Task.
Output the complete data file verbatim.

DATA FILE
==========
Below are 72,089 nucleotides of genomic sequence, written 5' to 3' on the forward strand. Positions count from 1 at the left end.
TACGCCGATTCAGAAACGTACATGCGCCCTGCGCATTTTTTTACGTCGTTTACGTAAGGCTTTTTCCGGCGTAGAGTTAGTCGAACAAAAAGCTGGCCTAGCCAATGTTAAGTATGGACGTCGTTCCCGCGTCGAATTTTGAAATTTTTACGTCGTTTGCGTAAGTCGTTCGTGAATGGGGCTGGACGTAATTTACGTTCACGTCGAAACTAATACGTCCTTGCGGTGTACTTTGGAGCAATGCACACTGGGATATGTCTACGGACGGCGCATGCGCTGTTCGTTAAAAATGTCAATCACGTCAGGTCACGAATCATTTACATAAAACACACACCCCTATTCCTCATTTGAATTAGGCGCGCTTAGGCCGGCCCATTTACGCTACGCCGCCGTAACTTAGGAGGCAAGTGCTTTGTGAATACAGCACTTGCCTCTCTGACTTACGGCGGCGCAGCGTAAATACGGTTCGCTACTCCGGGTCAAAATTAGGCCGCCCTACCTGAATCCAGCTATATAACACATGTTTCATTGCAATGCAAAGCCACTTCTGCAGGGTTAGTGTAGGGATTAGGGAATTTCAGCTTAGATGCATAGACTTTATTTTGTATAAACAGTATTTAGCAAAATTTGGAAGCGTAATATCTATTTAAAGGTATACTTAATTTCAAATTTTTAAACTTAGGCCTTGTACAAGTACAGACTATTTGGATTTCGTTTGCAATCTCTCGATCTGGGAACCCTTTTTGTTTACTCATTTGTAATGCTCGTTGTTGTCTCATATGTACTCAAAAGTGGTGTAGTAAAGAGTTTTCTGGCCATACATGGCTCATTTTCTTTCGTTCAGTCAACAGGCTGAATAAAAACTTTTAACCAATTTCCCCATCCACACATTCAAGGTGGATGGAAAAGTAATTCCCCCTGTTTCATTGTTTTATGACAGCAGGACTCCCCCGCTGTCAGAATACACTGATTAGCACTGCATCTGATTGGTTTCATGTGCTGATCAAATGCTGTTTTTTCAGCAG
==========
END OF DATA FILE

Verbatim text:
Below are 72,089 nucleotides of genomic sequence, written 5' to 3' on the forward strand. Positions count from 1 at the left end.
TACGCCGATTCAGAAACGTACATGCGCCCTGCGCATTTTTTTACGTCGTTTACGTAAGGCTTTTTCCGGCGTAGAGTTAGTCGAACAAAAAGCTGGCCTAGCCAATGTTAAGTATGGACGTCGTTCCCGCGTCGAATTTTGAAATTTTTACGTCGTTTGCGTAAGTCGTTCGTGAATGGGGCTGGACGTAATTTACGTTCACGTCGAAACTAATACGTCCTTGCGGTGTACTTTGGAGCAATGCACACTGGGATATGTCTACGGACGGCGCATGCGCTGTTCGTTAAAAATGTCAATCACGTCAGGTCACGAATCATTTACATAAAACACACACCCCTATTCCTCATTTGAATTAGGCGCGCTTAGGCCGGCCCATTTACGCTACGCCGCCGTAACTTAGGAGGCAAGTGCTTTGTGAATACAGCACTTGCCTCTCTGACTTACGGCGGCGCAGCGTAAATACGGTTCGCTACTCCGGGTCAAAATTAGGCCGCCCTACCTGAATCCAGCTATATAACACATGTTTCATTGCAATGCAAAGCCACTTCTGCAGGGTTAGTGTAGGGATTAGGGAATTTCAGCTTAGATGCATAGACTTTATTTTGTATAAACAGTATTTAGCAAAATTTGGAAGCGTAATATCTATTTAAAGGTATACTTAATTTCAAATTTTTAAACTTAGGCCTTGTACAAGTACAGACTATTTGGATTTCGTTTGCAATCTCTCGATCTGGGAACCCTTTTTGTTTACTCATTTGTAATGCTCGTTGTTGTCTCATATGTACTCAAAAGTGGTGTAGTAAAGAGTTTTCTGGCCATACATGGCTCATTTTCTTTCGTTCAGTCAACAGGCTGAATAAAAACTTTTAACCAATTTCCCCATCCACACATTCAAGGTGGATGGAAAAGTAATTCCCCCTGTTTCATTGTTTTATGACAGCAGGACTCCCCCGCTGTCAGAATACACTGATTAGCACTGCATCTGATTGGTTTCATGTGCTGATCAAATGCTGTTTTTTCAGCAG